Rubens Louis XIII King of France 3515

Portrait of Louis XIII, King of France, Peter Paul Rubens, 1622-25, Flemish, oil on canvas.

Louis XIII, son of Henry IV and his second wife, Marie de' Medici, was born in 1601 and became king at age nine. Although he was declared of age in 1615, stronger men and especially his mother dominated him. He never learned to rule his kingdom effectively. Nevertheless, Rubens has portrayed the young king with all of the attributes of strength. He is dressed in a polished suit of armor and rests his left hand, enclosed in a gauntlet, on the table next to his plumed helmet, while his right hand grasps a marshall's baton. Attached to a ribbon at his right side is the Cross of the Order of the Saint Esprit.

This painting and its companion of Anne of Austria, Queen of France (shown below) were painted during the period in which Rubens was executing one of his first great commissions, a series of paintings for the Luxembourg Palace in Paris known as the Marie de' Medici Cycle. Marie de' Medici, the wife of assassinated King Henry IV, had been Regent of France between 1610 and 1614, but continued to rule France after Louis XIII came of age until he finally exiled her to Blois and took over rule in 1617. She was allowed to return to Paris in 1621 and took over building and decorating the Luxembourg Palace. Rubens directed the Palace decoration, and was commissioned to paint two large series of the life of Marie de' Medici and Henry IV for both wings of the first floor of the Palace, to be completed by the marriage of her daughter Henrietta Marie to Charles I of England in 1624. During this period Rubens was also entrusted with the first of a series of diplomatic missions for the Habsburg rulers of Spain, for which he was raised to the nobility in 1624. He later acted as a diplomat for both Spain and England, moving between the two courts in an attempt to bring peace. He was knighted by Charles I of England in 1630.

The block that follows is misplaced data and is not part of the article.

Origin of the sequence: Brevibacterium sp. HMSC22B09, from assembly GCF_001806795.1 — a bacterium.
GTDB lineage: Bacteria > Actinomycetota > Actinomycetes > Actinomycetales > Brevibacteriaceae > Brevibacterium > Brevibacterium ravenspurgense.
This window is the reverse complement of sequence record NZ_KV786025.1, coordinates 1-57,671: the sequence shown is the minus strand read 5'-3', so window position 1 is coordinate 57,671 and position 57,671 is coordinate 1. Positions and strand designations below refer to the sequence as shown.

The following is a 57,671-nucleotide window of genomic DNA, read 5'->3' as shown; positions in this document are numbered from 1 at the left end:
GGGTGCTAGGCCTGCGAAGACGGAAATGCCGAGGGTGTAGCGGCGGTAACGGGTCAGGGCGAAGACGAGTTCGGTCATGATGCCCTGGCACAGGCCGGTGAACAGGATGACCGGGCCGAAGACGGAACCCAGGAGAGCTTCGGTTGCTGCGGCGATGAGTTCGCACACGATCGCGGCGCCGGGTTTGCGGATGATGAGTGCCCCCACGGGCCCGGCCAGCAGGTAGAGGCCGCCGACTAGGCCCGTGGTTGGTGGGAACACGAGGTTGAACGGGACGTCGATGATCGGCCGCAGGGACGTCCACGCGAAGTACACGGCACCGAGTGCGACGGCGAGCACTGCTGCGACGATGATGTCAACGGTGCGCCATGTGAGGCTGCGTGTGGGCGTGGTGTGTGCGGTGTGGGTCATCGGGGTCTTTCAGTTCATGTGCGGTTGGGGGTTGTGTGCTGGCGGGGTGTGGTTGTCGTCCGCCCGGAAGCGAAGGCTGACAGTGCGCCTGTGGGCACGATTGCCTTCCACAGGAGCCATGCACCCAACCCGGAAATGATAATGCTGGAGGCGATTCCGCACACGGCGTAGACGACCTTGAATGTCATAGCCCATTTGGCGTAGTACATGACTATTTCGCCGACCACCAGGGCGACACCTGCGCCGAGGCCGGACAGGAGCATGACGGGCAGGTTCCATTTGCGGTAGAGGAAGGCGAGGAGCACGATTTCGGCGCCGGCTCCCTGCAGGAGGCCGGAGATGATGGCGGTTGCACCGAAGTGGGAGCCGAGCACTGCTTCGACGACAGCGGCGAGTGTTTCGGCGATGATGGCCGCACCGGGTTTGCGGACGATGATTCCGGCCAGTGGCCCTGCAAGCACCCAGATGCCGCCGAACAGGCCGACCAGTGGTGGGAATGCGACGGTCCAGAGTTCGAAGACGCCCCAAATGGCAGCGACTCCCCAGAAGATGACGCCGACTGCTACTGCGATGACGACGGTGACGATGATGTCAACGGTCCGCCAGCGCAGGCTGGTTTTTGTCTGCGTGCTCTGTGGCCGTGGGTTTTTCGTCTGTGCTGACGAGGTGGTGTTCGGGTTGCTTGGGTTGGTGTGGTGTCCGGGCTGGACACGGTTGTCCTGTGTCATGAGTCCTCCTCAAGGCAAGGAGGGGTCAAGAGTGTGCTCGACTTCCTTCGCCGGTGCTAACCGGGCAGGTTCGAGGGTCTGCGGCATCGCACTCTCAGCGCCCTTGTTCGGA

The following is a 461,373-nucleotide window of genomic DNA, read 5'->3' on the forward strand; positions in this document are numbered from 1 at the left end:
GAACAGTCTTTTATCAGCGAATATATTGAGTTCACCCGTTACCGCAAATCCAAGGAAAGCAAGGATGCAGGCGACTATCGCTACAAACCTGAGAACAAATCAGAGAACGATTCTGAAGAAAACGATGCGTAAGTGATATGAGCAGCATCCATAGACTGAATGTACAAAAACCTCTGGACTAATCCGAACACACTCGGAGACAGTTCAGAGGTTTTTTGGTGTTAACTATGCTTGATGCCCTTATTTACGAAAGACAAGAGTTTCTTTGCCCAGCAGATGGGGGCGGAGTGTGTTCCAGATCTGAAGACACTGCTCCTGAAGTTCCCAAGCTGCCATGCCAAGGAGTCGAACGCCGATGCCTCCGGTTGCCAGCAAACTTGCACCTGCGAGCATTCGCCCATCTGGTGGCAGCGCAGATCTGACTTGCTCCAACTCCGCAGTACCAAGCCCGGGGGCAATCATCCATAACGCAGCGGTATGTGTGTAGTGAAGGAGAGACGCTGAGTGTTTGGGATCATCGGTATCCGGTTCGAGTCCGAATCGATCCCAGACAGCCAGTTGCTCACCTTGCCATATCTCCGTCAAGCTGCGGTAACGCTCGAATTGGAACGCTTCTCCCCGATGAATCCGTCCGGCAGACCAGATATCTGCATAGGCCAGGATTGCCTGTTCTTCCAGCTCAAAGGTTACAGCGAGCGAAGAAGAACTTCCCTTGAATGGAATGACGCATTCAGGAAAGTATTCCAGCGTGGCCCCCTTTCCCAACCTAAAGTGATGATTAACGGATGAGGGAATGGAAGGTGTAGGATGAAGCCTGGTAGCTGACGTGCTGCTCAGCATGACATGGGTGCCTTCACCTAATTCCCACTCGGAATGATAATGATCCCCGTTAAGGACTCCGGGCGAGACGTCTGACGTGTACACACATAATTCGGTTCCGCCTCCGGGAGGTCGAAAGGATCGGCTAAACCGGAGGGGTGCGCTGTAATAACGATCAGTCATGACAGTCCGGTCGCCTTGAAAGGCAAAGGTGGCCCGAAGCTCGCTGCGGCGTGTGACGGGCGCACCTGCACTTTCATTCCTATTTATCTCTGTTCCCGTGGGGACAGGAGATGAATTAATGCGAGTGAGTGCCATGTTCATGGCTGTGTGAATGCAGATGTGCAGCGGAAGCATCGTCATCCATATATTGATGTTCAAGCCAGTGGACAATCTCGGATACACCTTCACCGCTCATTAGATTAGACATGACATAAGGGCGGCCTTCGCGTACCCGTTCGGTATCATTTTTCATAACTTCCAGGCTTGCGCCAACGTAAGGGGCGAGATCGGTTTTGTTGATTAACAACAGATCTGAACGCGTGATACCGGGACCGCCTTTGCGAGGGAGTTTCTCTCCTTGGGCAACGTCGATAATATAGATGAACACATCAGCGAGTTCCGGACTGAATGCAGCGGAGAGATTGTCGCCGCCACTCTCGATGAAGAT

Rembrandt Bearded Man in a Wide-Brimmed Hat 3584 LG

Portrait of a Bearded Man in a Wide-Brimmed Hat, Rembrandt Harmensz. van Rijn, 1633, Dutch, oil on panel.

The man portrayed here is believed to be Pieter Sijen, a merchant who was a member of the Mennonite congregation in Amsterdam. An inscription at the left informs us that he was 41 years of age at the time of this portrait. Rembrandt painted a companion portrait of the man’s wife, Marretje Cornelisdr. van Grotewal, that is now in the collection of the Speed Art Museum in Louisville, Kentucky.

The sitter as depicted embodies sobriety and modesty, values that were  important to the middle class in Amsterdam. Yet Rembrandt transforms what could be an austere first impression (given the limitations of the formal black attire that was fashionable at the time) into a warm and insightful portrait. The vivid description of the features, the warm, directional light, and the marvelous brushwork impart a sense of animation that earned Rembrandt a position as one of the most sought after portraitists in Holland during the 1630s.

The sculptural effect and tight brushwork are characteristic of Rembrandt's early Amsterdam portraits. Intense light from the upper left creates a dramatic contrast between the two sides of the face and  throws a shadow on the wall at lower right. The light brilliantly illuminates the folds of his white ruff, fashionable clothing in the mid-16th to mid-17th centuries. The deep shadows above and below obscure the details of the hat and clothing, except for areas on the brim of the hat. The slightly turned position of the subject and the volume of the ruff were stylistic conventions used by Rembrandt to create forceful portraits in the 1630s.


Rousseau The Fisherman Early Morning 3429

The Fisherman, Early Morning, Pierre-Étienne-Théodore Rousseau, c. 1865, French, oil on canvas.

Known as Le Grand Refusé due to his exclusion and consequent abstention from the annual Paris Salons of 1836–48, Théodore Rousseau is considered to be instrumental in the establishment of the Barbizon School of French landscape painting. Neither stylistically consistent nor a cohesive band of painters, this group held but one common credo: that humans and nature could coexist without the hierarchy of one establishing itself over the other. Rousseau focused on naturalism and mastered the art of plein air painting, creating his works outdoors rather than in a studio. His style paved the way for Impressionism, notably Claude Monet, whose 1872 work Impression, Sunrise gave rise to the name of the Impressionist movement.